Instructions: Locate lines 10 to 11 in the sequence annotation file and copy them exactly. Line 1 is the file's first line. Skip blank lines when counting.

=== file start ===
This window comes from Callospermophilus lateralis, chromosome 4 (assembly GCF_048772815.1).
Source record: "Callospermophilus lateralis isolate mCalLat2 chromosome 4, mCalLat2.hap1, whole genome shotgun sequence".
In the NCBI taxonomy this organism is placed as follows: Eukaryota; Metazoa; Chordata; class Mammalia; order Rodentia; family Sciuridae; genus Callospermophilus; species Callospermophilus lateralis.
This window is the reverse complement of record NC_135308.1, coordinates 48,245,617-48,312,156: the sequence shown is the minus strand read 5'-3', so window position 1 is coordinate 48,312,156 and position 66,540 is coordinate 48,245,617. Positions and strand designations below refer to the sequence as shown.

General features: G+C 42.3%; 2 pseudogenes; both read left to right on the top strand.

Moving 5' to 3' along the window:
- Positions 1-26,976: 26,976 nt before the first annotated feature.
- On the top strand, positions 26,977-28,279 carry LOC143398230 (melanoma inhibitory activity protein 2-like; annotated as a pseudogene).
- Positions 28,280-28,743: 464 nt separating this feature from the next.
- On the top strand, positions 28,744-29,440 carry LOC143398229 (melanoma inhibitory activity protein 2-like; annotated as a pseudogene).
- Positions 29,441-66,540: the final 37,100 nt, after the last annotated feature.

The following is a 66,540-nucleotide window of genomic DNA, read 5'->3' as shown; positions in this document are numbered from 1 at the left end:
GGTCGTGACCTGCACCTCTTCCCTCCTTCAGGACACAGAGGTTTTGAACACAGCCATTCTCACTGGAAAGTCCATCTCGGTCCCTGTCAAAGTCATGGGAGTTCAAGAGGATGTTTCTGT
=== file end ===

- On the top strand, positions 28,744-29,440 carry LOC143398229 (melanoma inhibitory activity protein 2-like; annotated as a pseudogene).
- Positions 29,441-66,540: the final 37,100 nt, after the last annotated feature.